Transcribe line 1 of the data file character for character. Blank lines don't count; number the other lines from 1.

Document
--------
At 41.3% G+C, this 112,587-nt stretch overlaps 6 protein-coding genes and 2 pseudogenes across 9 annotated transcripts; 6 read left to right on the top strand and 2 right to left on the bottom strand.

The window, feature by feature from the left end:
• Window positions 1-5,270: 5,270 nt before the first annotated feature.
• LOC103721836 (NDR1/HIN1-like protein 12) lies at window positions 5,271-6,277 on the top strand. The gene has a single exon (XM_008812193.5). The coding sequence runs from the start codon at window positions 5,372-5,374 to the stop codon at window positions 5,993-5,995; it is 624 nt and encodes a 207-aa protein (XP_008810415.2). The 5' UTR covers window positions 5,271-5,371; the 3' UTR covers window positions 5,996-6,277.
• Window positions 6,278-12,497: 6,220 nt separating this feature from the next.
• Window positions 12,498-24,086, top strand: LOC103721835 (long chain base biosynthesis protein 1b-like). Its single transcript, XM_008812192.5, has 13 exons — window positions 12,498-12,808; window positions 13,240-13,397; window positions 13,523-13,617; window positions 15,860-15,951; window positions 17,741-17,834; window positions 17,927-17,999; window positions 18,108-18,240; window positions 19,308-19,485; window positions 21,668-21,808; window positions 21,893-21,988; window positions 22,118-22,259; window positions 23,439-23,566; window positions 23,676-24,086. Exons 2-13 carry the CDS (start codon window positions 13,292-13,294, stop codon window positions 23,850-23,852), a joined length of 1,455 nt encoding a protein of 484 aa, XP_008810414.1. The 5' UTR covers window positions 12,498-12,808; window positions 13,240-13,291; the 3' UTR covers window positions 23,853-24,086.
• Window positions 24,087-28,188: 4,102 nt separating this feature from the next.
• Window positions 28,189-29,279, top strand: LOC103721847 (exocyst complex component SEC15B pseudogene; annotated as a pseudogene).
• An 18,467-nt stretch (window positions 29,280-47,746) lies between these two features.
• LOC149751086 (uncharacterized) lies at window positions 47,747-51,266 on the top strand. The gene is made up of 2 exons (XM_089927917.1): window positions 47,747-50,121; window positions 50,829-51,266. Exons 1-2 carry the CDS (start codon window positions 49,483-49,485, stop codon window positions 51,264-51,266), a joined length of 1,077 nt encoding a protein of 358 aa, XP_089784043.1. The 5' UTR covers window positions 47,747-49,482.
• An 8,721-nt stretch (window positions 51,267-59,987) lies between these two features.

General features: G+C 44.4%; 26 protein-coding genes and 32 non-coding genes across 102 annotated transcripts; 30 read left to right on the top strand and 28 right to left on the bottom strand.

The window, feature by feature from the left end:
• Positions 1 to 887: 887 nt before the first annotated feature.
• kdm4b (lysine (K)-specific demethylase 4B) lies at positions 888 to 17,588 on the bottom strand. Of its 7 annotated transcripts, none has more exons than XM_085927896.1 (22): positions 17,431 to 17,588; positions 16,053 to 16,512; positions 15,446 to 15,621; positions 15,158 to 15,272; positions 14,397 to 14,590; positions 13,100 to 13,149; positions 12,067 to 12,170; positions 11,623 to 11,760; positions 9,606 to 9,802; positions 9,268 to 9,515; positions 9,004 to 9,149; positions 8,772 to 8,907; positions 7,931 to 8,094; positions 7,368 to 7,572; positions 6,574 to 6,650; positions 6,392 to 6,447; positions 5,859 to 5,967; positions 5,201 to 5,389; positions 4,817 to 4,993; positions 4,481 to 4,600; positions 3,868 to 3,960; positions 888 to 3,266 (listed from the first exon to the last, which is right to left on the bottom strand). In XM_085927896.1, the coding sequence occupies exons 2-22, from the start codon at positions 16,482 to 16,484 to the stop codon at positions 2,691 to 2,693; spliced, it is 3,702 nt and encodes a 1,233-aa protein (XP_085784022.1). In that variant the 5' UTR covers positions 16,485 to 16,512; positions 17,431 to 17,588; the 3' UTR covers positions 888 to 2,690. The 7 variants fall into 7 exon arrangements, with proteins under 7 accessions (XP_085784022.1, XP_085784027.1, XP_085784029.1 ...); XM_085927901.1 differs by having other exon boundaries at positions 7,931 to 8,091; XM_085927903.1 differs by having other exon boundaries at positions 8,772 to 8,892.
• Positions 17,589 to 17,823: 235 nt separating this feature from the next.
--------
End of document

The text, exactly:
At 41.3% G+C, this 112,587-nt stretch overlaps 6 protein-coding genes and 2 pseudogenes across 9 annotated transcripts; 6 read left to right on the top strand and 2 right to left on the bottom strand.